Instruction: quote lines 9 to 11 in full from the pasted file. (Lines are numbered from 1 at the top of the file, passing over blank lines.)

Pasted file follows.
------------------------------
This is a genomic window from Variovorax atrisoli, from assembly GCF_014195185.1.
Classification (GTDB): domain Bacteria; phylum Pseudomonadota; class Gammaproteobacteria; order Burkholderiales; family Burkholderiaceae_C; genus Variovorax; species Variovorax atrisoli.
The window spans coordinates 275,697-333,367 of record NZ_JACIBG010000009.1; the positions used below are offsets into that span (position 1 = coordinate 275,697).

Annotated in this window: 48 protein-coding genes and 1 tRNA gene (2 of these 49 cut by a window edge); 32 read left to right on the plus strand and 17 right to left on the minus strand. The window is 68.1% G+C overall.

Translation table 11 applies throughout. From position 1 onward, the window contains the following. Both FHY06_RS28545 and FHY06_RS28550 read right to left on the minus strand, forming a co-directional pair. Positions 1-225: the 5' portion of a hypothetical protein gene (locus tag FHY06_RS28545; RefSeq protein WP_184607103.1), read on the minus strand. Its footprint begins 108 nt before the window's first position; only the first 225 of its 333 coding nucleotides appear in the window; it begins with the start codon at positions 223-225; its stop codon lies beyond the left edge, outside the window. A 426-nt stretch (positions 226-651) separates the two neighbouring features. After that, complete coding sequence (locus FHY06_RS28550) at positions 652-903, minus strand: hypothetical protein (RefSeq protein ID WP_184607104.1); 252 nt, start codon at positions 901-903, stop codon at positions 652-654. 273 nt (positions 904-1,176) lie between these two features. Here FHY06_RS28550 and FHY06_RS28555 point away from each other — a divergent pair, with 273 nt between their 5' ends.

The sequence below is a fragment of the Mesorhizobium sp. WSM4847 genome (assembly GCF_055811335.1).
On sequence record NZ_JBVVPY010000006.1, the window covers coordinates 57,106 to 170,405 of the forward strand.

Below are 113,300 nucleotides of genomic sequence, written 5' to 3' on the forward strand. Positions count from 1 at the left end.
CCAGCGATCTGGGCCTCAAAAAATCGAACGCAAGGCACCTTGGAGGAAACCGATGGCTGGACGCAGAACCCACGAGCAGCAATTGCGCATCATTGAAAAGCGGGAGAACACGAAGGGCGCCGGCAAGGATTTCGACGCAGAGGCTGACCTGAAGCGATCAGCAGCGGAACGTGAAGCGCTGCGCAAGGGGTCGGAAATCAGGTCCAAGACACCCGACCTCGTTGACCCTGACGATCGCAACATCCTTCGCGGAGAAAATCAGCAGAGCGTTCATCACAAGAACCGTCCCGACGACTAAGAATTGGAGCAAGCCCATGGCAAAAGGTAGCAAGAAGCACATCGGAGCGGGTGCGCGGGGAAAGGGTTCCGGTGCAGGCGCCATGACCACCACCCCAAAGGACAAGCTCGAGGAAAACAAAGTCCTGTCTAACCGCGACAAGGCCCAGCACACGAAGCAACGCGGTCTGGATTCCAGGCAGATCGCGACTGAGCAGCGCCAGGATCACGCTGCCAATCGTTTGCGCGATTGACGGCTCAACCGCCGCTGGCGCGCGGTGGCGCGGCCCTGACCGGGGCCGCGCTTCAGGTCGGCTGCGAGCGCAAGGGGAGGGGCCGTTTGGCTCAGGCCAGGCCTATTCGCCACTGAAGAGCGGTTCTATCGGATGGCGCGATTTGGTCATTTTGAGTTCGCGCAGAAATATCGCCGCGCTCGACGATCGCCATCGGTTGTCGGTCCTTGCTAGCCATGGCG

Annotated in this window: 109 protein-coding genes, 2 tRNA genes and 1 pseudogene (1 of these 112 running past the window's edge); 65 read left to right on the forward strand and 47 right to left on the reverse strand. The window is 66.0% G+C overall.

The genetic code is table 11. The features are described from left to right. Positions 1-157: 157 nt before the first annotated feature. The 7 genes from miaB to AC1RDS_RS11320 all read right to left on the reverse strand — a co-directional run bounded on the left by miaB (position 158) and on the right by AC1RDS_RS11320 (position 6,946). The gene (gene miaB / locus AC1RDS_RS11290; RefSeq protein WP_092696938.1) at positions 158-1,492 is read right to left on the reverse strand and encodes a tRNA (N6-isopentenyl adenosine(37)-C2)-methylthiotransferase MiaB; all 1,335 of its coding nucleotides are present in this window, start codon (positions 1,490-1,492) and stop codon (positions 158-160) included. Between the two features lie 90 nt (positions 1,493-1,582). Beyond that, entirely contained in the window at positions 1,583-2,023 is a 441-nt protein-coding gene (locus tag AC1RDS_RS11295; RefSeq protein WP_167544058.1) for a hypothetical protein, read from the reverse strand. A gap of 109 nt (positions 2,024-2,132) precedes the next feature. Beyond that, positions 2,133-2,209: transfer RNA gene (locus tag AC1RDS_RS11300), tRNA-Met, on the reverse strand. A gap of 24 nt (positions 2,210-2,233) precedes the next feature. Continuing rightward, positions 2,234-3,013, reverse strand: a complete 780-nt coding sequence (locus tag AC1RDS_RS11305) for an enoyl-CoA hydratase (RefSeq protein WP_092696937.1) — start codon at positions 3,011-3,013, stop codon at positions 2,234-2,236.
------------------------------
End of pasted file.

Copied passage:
CCAGCGATCTGGGCCTCAAAAAATCGAACGCAAGGCACCTTGGAGGAAACCGATGGCTGGACGCAGAACCCACGAGCAGCAATTGCGCATCATTGAAAAGCGGGAGAACACGAAGGGCGCCGGCAAGGATTTCGACGCAGAGGCTGACCTGAAGCGATCAGCAGCGGAACGTGAAGCGCTGCGCAAGGGGTCGGAAATCAGGTCCAAGACACCCGACCTCGTTGACCCTGACGATCGCAACATCCTTCGCGGAGAAAATCAGCAGAGCGTTCATCACAAGAACCGTCCCGACGACTAAGAATTGGAGCAAGCCCATGGCAAAAGGTAGCAAGAAGCACATCGGAGCGGGTGCGCGGGGAAAGGGTTCCGGTGCAGGCGCCATGACCACCACCCCAAAGGACAAGCTCGAGGAAAACAAAGTCCTGTCTAACCGCGACAAGGCCCAGCACACGAAGCAACGCGGTCTGGATTCCAGGCAGATCGCGACTGAGCAGCGCCAGGATCACGCTGCCAATCGTTTGCGCGATTGACGGCTCAACCGCCGCTGGCGCGCGGTGGCGCGGCCCTGACCGGGGCCGCGCTTCAGGTCGGCTGCGAGCGCAAGGGGAGGGGCCGTTTGGCTCAGGCCAGGCCTATTCGCCACTGAAGAGCGGTTCTATCGGATGGCGCGATTTGGTCATTTTGAGTTCGCGCAGAAATATCGCCGCGCTCGACGATCGCCATCGGTTGTCGGTCCTTGCTAGCCATGGCG

Annotated in this window: 109 protein-coding genes, 2 tRNA genes and 1 pseudogene (1 of these 112 running past the window's edge); 65 read left to right on the forward strand and 47 right to left on the reverse strand. The window is 66.0% G+C overall.

The genetic code is table 11. The features are described from left to right. Positions 1-157: 157 nt before the first annotated feature. The 7 genes from miaB to AC1RDS_RS11320 all read right to left on the reverse strand — a co-directional run bounded on the left by miaB (position 158) and on the right by AC1RDS_RS11320 (position 6,946). The gene (gene miaB / locus AC1RDS_RS11290; RefSeq protein WP_092696938.1) at positions 158-1,492 is read right to left on the reverse strand and encodes a tRNA (N6-isopentenyl adenosine(37)-C2)-methylthiotransferase MiaB; all 1,335 of its coding nucleotides are present in this window, start codon (positions 1,490-1,492) and stop codon (positions 158-160) included. Between the two features lie 90 nt (positions 1,493-1,582). Beyond that, entirely contained in the window at positions 1,583-2,023 is a 441-nt protein-coding gene (locus tag AC1RDS_RS11295; RefSeq protein WP_167544058.1) for a hypothetical protein, read from the reverse strand. A gap of 109 nt (positions 2,024-2,132) precedes the next feature. Beyond that, positions 2,133-2,209: transfer RNA gene (locus tag AC1RDS_RS11300), tRNA-Met, on the reverse strand. A gap of 24 nt (positions 2,210-2,233) precedes the next feature. Continuing rightward, positions 2,234-3,013, reverse strand: a complete 780-nt coding sequence (locus tag AC1RDS_RS11305) for an enoyl-CoA hydratase (RefSeq protein WP_092696937.1) — start codon at positions 3,011-3,013, stop codon at positions 2,234-2,236.